"Another shooting? Wow it's daily now; what the hell is going on?"
"A tragic occurrence that is happening all too frequently."
The story spread swiftly on social media. It landed on national news wires and Internet sites. So did stories of murders seven days earlier, when a man shot and killed two members of his wife's family and seriously wounded a Cumberland County deputy while emptying a high-powered rifle into a home in Crystal Springs. The shooter, Andrew Michaelis, died in a shootout with deputies.
The stories - sensational and horrific - feed into the image that Cumberland County is turning more violent.
Fayetteville Police Chief Harold Medlock says that is not the case, at least not within the city limits. Both of the incidents that resulted in multiple deaths over the past two weeks happened in neighborhoods outside the city.
Medlock cites police statistics showing that there were 165 aggravated assaults - violent acts in which someone was hurt - in the city through the first seven months of this year, compared with 174 in the same time period of 2013.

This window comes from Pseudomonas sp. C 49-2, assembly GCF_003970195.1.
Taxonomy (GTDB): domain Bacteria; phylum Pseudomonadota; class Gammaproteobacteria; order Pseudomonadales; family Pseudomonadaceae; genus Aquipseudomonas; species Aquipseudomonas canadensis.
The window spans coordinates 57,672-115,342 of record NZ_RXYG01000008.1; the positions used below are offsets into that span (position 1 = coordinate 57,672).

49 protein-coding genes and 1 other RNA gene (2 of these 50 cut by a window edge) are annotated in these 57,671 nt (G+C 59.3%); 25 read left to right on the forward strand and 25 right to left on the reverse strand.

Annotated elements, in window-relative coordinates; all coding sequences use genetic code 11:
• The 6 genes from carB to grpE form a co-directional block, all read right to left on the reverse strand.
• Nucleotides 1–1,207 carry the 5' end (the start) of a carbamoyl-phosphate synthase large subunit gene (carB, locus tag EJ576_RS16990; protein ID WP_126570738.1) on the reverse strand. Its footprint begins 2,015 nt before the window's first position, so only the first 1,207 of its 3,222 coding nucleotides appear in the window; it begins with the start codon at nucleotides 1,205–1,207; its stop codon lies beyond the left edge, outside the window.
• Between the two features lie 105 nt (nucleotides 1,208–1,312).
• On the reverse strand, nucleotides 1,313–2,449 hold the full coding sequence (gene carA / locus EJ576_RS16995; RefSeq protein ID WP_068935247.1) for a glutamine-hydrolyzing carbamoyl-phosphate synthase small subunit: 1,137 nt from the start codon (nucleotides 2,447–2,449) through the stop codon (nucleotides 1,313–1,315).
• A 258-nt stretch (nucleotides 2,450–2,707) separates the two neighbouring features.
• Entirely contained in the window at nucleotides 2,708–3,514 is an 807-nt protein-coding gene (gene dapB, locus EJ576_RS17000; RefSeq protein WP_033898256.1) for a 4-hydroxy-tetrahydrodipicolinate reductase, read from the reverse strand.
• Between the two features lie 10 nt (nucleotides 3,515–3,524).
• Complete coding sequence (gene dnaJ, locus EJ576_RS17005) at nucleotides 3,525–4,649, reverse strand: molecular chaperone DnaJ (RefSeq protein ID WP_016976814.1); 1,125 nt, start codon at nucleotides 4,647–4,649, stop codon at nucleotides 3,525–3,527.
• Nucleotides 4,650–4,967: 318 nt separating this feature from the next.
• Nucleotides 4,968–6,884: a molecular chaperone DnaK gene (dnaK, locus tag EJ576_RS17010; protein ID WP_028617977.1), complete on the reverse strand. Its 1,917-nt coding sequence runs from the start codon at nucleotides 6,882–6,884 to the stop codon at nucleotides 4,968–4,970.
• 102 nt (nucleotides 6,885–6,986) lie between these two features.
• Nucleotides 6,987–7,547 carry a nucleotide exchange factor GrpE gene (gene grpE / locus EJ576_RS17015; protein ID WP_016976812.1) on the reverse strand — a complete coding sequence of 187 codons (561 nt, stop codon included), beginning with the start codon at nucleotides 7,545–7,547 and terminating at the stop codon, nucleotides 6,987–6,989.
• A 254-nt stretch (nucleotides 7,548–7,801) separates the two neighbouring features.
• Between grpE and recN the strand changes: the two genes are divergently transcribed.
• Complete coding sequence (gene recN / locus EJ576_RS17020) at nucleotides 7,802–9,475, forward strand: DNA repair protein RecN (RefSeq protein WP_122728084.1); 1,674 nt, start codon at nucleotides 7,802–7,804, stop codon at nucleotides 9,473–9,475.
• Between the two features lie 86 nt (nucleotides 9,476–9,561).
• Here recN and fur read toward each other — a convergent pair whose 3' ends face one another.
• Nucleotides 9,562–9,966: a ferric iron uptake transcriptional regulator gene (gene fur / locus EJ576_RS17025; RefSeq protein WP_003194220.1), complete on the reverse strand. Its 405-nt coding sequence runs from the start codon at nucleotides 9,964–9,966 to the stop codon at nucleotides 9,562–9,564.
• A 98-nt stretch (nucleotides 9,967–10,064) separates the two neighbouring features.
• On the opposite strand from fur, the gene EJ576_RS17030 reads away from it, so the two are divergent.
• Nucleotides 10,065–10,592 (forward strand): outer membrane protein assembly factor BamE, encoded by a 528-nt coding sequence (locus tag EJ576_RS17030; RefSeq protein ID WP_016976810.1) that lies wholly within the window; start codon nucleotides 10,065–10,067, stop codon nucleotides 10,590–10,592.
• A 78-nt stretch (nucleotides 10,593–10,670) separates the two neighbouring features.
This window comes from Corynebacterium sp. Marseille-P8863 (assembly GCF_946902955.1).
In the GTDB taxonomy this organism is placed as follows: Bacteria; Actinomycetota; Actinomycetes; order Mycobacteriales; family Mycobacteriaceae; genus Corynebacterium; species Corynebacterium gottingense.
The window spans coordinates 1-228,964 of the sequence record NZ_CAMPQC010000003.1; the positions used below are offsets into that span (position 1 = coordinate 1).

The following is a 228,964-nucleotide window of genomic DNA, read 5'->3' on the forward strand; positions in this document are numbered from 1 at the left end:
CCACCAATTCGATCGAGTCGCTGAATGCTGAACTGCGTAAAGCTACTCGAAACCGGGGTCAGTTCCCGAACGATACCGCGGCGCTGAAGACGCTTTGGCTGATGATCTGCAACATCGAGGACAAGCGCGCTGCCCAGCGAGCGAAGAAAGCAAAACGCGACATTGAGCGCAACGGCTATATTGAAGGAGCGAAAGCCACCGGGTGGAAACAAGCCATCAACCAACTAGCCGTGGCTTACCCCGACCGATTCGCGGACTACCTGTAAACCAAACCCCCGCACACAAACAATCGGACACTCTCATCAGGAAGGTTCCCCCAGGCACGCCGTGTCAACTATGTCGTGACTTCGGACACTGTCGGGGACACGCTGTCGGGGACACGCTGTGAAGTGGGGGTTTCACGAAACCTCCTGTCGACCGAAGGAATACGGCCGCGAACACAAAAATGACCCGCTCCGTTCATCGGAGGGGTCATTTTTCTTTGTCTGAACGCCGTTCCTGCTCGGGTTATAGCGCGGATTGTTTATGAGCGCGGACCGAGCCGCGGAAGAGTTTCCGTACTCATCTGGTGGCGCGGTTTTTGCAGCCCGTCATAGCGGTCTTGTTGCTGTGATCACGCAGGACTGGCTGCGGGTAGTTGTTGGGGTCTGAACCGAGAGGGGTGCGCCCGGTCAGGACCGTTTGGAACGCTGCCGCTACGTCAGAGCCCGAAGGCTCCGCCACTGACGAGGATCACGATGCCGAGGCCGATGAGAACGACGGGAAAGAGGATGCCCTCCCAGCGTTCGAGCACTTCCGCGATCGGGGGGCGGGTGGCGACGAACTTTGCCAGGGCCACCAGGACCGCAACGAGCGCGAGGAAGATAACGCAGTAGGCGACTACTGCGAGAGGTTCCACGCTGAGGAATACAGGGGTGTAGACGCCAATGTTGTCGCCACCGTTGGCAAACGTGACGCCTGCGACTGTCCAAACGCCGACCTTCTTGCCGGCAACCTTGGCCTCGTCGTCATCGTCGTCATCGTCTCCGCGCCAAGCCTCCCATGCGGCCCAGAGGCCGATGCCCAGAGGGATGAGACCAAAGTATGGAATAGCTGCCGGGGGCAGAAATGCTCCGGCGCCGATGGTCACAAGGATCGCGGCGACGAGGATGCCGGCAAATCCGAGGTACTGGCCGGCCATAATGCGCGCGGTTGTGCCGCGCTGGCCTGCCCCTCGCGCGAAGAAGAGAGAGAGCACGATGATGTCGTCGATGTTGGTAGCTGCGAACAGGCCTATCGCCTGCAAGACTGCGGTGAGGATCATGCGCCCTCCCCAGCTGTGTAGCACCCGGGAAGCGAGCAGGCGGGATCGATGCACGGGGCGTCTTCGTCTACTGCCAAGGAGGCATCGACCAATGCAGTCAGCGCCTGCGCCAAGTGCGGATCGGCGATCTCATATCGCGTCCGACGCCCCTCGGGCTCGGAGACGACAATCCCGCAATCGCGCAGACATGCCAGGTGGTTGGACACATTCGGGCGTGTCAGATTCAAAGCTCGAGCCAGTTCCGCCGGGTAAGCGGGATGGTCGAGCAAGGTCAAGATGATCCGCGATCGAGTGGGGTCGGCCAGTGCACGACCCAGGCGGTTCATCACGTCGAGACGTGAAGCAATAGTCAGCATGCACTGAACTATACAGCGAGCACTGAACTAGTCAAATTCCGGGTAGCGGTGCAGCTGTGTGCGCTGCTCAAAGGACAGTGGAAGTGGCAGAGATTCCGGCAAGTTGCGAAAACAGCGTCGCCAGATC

Homicides are down from 12 to 11 in the period, Medlock said. Looking only at July, aggravated assaults fell from 30 in 2013 to 27 this year, he said.
Violent crime is down 4.2 percent from last year, and overall crime fell by 11.4 percent, the chief said.
But Medlock said he is aware of the perception of a more violent Fayetteville. He said he heard about it from a number of residents during National Night Out gatherings last week.
"You can give them those numbers, but it's what they see on TV and what they read in the paper," Medlock said. "That's what folks see, and it scares them."
It scares people who are not from here, too.
Last week, Kim Breeden, chief executive of Big Brothers Big Sisters of the Triangle, talked about the dire need to establish a satellite office in Fayetteville. Like so many others, Breeden has seen news reports of the recent violence in Fayetteville.